Imagine if you could unravel someone’s posture, mannerisms and hand gestures how much it would tell you about the person you’re trying to connect and communicate with. Take a moment to try and zone into this. It’s a little tricky in the world of Zoom calls but even watching hand gestures and eye contact can tell you a lot about a person. If you detect nervousness, give them some breathing space. Even go so far as to do some research on the mannerism and try to understand it better. In doing so you’ll form a better understanding of the person and as such can adapt your approach to them. A small tweak in your mindset could lead to a huge spike in their positivity.


Cultivate self-awareness


“It takes considerable knowledge just to realise the extent of your own ignorance”. 

Thomas Sowell


If you want to ensure you can place yourself in the best possible position to advance through your career or lead effectively at the top, you need to cultivate awareness. Awareness not just of yourself but of others and situations too. 

Self-awareness is understanding your own strengths, weaknesses, emotions, motivations and what you believe in and stand for. Of overriding importance, is also understanding how your behaviour and energy affects others. Everything links. Everything is connected. How you interact with others, how they see you, how you see them, how you react to situations – it’s all connected and self-awareness can enhance these connections.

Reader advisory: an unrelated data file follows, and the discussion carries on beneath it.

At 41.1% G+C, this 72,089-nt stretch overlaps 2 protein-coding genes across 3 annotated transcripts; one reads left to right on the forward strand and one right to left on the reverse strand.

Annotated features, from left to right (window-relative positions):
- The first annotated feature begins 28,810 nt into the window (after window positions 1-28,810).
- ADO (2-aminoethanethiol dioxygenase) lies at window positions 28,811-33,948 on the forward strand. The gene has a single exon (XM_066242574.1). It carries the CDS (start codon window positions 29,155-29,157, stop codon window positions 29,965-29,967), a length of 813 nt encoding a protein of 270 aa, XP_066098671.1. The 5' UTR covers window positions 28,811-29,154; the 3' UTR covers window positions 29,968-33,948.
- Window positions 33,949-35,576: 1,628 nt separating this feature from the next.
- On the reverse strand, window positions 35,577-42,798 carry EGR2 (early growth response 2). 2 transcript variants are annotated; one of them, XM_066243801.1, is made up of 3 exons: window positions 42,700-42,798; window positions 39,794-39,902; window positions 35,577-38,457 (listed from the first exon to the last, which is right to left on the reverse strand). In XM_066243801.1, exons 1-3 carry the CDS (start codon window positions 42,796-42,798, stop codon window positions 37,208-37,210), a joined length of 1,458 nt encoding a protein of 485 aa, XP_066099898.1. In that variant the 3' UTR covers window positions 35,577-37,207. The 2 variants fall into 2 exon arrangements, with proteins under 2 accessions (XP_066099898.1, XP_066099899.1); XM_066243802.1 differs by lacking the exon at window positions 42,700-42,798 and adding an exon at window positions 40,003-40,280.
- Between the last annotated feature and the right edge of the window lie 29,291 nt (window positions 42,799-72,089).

Awareness of others is easy to sideline. You’re busy and multi-tasking, possibly jumping across multiple  priorities. You need to stop and give someone your undivided attention. Don’t crash through them like a steam train. Allow them the space to ask questions, listen to understand and by doing so, your communication and connection will improve. 

Situational awareness calls on your ability to perceive what’s going on in the present or the future. The more you can look up and observe, the better you can see and deal with the present and the future. Look down and you’ll exist in constant crisis management with limited communication and connections. 


Be your authentic self & speak with honesty.


“The single biggest problem in communication is the illusion that it has taken place”.

 – George Bernard Shaw


As tough as it might be, learn to agree to disagree with others. Be who you really are and allow yourself to communicate in a straightforward way. It is absolutely acceptable to have a different opinion to someone else without disliking each other. Learning to listen to another opinion and respect it even if you don’t agree with it is one of life’s greatest talents. So allow yourself to truly own up to what you want to say and then say it.